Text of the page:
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FLEX: Trafficking for Forced Labour and Labour Exploitation

AQUAPOL brings together EU countries’ national maritime and inland water law enforcement agencies, providing a forum for an exchange of know-how and good practice. The goal is a more effective and common approach to securing international shipping.

Project dates 28/10/2009 - 28/02/2011
FundISEC
TopicTHB
Total budget€115 032
EU contribution70%
Project CoordinatorEuropean Institute for Crime Prevention and Control, affiliated with the United Nationals (HEUNI) (Finland)
Project partners
  • University of Tartu (Estonia)
  • University of Warsaw (Poland)

Project Description

The FLEX project examined the phenomenon of trafficking for the purpose of forced labour in Finland, Estonia and Poland. Traditionally, more focus has been put on trafficking for sexual exploitation, leading to a lower level of awareness of labour trafficking. Any awareness of labour trafficking is often based on stereotypical ideas of exploitation.

FLEX identified potential cases of labour trafficking involving migrant workers and identified the sectors and victims vulnerable to such exploitation in Finland, Estonia and Poland. As very little concrete data on trafficking for forced labour exists, the project undertook a very broad approach, collecting a variety of qualitative and quantitative data and information.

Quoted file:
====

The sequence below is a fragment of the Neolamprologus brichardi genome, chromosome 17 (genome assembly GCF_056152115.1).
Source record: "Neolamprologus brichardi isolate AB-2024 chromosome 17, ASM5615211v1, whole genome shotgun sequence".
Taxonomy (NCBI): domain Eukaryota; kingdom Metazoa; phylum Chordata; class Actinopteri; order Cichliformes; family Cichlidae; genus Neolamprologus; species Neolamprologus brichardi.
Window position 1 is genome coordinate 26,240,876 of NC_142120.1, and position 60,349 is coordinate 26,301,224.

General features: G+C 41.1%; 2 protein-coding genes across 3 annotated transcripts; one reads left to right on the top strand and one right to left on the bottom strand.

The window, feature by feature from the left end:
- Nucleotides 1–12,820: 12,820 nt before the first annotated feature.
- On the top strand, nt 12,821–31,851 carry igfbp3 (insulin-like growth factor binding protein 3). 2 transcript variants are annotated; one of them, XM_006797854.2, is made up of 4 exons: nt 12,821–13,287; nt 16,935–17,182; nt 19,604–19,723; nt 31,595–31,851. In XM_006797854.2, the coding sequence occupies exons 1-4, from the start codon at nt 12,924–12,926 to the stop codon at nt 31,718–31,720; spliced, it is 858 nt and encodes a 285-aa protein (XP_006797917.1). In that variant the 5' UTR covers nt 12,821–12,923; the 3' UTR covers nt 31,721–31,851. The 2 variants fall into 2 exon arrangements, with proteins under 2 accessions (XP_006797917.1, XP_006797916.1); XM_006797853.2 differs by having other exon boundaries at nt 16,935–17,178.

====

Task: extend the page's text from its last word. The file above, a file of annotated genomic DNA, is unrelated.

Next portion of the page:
The project also developed an outline for a pilot research methodology on how to collect comprehensive information on labour trafficking.

Benefits and results

FLEX raised awareness and understanding of the issue of trafficking for labour exploitation. The project used a networking approach to both collect and disseminate information, as well as to enhance cooperation between national and international actors working in the field of anti-trafficking. This included representatives from labour unions, labour inspectorates, police and border guards, NGOs and employment services.

The research undertaken by the FLEX project confirmed the existence of trafficking for forced labour in Finland, Estonia and Poland. The trafficking did not necessarily involve extreme violence, coercion or force. Instead, victims are effectively exploited through more subtle psychological means of control.

The research showed that the distinction between trafficking for forced labour and other forms of labour exploitation is challenging for criminal justice professionals and other actors, and that cases of trafficking for forced labour are not adequately identified in the three countries. The research findings were published in three national reports and a joint report in English.

Following the research, an international expert meeting took place, bringing together representatives from international organisations for an exchange of views and to discuss the research findings.

The research report was the first such study in both Finland and Estonia. In Finland, the launch of the national report caused a nation-wide debate on the issue, which significantly increased awareness and understanding of trafficking for forced labour.

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